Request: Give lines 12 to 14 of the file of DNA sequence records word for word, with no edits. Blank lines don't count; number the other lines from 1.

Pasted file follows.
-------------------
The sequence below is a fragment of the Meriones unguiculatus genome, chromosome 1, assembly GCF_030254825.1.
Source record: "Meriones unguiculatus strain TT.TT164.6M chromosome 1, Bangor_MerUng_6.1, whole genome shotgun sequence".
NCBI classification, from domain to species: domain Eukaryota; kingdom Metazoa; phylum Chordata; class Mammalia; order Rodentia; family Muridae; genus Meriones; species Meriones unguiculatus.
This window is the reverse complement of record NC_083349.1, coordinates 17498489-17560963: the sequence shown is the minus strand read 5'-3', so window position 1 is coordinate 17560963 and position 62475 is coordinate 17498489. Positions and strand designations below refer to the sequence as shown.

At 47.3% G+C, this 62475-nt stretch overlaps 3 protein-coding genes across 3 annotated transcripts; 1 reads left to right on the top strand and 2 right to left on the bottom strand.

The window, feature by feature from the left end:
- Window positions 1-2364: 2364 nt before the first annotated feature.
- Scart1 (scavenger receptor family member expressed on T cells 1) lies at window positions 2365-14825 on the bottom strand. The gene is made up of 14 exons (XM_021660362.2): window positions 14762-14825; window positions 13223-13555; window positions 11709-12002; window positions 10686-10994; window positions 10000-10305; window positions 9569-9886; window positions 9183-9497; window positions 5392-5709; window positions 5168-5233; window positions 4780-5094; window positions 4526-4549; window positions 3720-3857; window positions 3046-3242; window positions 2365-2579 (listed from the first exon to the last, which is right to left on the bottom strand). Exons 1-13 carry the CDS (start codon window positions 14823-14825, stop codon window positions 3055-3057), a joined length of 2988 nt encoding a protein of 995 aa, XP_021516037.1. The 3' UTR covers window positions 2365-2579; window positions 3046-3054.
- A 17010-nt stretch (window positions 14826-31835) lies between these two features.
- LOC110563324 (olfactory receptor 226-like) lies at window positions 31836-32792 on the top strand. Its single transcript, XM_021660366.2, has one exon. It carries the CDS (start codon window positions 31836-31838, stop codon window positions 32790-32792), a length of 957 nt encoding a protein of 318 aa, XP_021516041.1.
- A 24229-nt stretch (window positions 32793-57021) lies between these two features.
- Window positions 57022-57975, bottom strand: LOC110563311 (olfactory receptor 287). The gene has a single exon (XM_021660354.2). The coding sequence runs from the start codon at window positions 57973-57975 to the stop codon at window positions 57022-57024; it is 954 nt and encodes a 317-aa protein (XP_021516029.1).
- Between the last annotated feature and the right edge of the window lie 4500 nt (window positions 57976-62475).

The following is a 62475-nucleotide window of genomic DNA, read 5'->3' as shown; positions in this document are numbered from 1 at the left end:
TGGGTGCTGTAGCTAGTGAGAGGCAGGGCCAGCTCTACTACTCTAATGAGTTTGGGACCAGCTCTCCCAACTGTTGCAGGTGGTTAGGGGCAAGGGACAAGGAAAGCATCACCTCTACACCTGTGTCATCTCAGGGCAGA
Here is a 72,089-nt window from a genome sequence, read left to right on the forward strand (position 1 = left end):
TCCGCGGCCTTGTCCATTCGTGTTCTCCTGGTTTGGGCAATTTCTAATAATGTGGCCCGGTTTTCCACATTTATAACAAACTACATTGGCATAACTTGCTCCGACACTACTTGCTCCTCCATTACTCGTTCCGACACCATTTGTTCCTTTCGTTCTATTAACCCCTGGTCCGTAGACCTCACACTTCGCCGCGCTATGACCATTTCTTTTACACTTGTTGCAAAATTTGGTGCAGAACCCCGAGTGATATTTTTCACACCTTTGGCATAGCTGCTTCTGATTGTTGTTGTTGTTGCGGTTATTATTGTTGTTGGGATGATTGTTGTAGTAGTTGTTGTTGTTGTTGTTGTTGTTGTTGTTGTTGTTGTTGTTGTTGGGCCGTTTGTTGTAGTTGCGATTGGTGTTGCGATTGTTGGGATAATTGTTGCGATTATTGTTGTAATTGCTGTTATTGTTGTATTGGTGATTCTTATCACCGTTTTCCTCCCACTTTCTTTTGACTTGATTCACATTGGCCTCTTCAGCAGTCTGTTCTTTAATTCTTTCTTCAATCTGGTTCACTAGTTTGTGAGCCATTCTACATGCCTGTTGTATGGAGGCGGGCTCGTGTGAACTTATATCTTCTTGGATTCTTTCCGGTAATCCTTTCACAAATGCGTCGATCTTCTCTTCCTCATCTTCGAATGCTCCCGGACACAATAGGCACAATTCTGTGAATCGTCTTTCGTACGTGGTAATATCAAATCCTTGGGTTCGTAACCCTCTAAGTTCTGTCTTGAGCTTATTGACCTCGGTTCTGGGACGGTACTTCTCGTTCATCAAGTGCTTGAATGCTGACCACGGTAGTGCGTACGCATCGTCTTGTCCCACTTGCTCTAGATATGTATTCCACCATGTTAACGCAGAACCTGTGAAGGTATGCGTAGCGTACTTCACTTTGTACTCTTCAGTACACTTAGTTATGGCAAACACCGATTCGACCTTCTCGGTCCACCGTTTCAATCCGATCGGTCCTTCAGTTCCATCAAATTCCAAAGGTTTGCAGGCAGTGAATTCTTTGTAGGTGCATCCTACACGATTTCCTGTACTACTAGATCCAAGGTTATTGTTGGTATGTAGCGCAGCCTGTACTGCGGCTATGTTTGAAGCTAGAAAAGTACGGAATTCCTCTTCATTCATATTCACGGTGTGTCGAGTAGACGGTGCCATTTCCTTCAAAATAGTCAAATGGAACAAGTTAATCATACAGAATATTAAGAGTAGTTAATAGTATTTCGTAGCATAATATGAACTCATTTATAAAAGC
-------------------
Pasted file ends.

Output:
- Window positions 57022-57975, bottom strand: LOC110563311 (olfactory receptor 287). The gene has a single exon (XM_021660354.2). The coding sequence runs from the start codon at window positions 57973-57975 to the stop codon at window positions 57022-57024; it is 954 nt and encodes a 317-aa protein (XP_021516029.1).
- Between the last annotated feature and the right edge of the window lie 4500 nt (window positions 57976-62475).

The following is a 62475-nucleotide window of genomic DNA, read 5'->3' as shown; positions in this document are numbered from 1 at the left end: